Healthy Eating: Essential for Saving Your Vision
Age-related Macular Degeneration (AMD) is one of the most common causes of irreversible vision loss in developed countries.
In the retina, the macula is located at the center; it is the exact point on the retina that we use to see small details and appreciate colors and shapes. Degeneration begins with small deposits around the macula area called drusen and with small retinal holes. In the early stages, known as “dry” AMD, the vision is not greatly affected, but it can then progress into what is known as “wet” AMD, characterized by fluid leakage into the area and the growth of fragile new blood vessels which can break and leak into the eye. The wet form of macular degeneration can be devastating to the vision, causing the loss of the ability to see well enough to read, appreciate color and even to recognize the faces of loved ones.
Presently, there is no cure for AMD, but it has been shown that its progression can be slowed, especially when diagnosed fairly early in the process. Preserving vision in the first eye has not been as successful as preserving it in the second eye; this is thought to be the result of better and more frequent monitoring as the first eye is followed for changes.
Treatments such as anti-vascular growth factor (VGF) injected into the vitreous is helpful, once an eye reaches late-stage AMD, to prevent the growth of new vessels that can leak fluids and block vision. Laser anti-coagulation has been used to seal off leaking vascular tissues as well. However, neither of these treatments is able to restore lost vision.
Research is progressing in genetic testing for AMD which can help identify those at risk to develop this condition so steps can be taken for early diagnosis and delay progression from dry to the wet forms.
Recent studies are showing that eating a healthy diet and/or using specific nutritional supplements is useful in slowing the disease down, as well as lowering the risk of cancer and delaying Alzheimer’s Disease or other dementias. It has not been shown, however, that these things can prevent AMD.
AMD is still not completely understood, but may be due to oxidation reactions in t retina. The important Age-Related Eye Disease Study (AREDS) did show that antioxidants were helpful in preventing up to 25% of the progression from early- to late-stage AMD.
Supplements and Diet
AREDS showed that increases from five to 13 times the recommended daily allowance of beta-carotene, vitamins C, E and the mineral zinc were effective in reducing the rate of progress of AMD.
A later study supported changes in lifestyle, including diet, and did show a positive link between food sources of antioxidants (the same as those used in AREDS) and lowered risk of AMD.
This particular study followed patients who were at least 55 years of age and who had no AMD in either eye at the beginning of the study. After an average span of eight years, those who had diets rated highly for vitamins C, E, beta-carotene and zinc were 35% less likely to develop AMD; eliminating those who used supplements rather than food sources from the analysis did not change the results.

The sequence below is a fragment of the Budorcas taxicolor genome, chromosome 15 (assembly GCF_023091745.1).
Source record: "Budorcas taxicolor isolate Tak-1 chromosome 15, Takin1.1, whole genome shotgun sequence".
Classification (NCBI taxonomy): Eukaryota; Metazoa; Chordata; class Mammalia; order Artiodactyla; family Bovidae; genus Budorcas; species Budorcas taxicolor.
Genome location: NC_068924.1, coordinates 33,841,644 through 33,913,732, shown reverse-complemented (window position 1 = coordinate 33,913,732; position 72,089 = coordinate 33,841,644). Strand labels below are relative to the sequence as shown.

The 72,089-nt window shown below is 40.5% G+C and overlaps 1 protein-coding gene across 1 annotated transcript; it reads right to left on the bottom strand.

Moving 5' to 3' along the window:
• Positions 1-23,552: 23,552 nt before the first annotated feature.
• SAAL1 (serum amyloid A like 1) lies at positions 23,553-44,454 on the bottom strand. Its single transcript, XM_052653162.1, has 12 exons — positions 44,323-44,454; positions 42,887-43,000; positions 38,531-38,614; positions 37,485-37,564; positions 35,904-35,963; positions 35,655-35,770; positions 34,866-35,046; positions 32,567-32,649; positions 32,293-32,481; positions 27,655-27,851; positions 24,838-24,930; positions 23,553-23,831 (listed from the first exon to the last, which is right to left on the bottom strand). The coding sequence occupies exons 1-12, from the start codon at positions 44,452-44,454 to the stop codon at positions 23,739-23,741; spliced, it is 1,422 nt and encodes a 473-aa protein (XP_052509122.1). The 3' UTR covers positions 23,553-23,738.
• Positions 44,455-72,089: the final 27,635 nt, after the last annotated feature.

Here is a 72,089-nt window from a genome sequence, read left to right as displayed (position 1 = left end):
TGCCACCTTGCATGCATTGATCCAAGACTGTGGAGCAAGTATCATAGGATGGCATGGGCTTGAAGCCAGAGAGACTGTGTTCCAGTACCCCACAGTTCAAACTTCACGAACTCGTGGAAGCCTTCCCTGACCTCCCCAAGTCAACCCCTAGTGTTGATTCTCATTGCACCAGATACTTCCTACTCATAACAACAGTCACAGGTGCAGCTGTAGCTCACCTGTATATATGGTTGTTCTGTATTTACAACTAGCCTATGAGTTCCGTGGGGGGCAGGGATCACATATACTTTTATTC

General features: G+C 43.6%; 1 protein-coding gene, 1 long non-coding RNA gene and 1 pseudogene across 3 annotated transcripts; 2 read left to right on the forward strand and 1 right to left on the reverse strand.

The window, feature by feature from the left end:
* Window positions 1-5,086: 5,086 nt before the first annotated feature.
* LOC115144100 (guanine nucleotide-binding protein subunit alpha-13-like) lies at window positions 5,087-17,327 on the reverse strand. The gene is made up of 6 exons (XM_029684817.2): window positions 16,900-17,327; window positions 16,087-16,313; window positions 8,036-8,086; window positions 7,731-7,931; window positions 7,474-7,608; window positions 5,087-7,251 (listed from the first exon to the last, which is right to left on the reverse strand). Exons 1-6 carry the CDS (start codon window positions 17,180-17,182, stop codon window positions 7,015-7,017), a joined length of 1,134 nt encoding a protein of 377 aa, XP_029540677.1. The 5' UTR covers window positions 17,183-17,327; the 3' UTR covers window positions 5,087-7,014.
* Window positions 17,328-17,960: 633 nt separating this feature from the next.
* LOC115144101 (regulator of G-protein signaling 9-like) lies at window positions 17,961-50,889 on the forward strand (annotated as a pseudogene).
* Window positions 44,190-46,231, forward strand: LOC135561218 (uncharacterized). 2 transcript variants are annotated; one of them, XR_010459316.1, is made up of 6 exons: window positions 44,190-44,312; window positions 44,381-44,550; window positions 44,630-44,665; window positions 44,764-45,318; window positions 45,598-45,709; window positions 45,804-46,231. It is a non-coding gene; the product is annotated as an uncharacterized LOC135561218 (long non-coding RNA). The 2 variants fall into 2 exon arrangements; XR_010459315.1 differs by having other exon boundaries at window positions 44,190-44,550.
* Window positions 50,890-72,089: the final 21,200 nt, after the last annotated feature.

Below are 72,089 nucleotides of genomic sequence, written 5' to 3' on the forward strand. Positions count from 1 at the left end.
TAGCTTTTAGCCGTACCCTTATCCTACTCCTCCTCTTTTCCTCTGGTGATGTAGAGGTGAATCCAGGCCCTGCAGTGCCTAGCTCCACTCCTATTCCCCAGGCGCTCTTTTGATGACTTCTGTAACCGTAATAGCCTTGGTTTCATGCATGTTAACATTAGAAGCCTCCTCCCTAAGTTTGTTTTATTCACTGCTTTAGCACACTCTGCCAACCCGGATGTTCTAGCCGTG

Researchers involved in this study pointed out that a diet rich in several different antioxidants was more effective than those which relied on high amounts of any single one.
In order to get the vitamins, b-carotene and zinc levels linked with lower risk of AMD, specific recommendations are that you should consume daily six or more servings of vegetables and fruits, and include one cup of dark green and another of orange vegetables each week, three or more servings of whole grains, four to six ounces of meat, poultry or seafood (or bean equivalents), five to seven teaspoons of oils like olive or canola and about one ounce of nuts.
Several large studies also link eating fish at least twice a week with substantially lower chances of developing AMD. Too much total fat, particularly polyunsaturated fats which are found in fish, may increase the risk, however. This is thought to be because the chemical structure of polyunsaturated fat seems more vulnerable to oxidation reactions that are thought to cause damage to the eye.
In another study, women who chose foods with higher glycemic indexes had more than twice the rate of very early AMD; those diets tended to be high in sweets and refined grains and low in vegetables, fruits and whole grains. This link held even when researchers factored in the amount of fat and lack of antioxidant nutrients in their diets. Perhaps too many refined carbohydrates encourage inflammation and tissue damage; also, the shortage of nutrients and phytochemicals from healthful foods could also explain their higher risk for developing AMD.
It should be evident that eating a healthy diet with plenty of fruits, vegetables, whole grains and lean meats has plenty of benefits, even if the increased risk of AMD without them is ignored. Other studies show that a diet such as this is helpful in delaying onset of Alzheimer’s Disease for those at risk for that and other dementias. We all know, too, that eating right can help prevent certain cancers and that it doesn’t hurt our cardiovascular health, either.
Staying active, eating well and enjoying life are all important to keeping us healthy and happy; it’s a winning strategy, no matter what angle you’re looking at it from.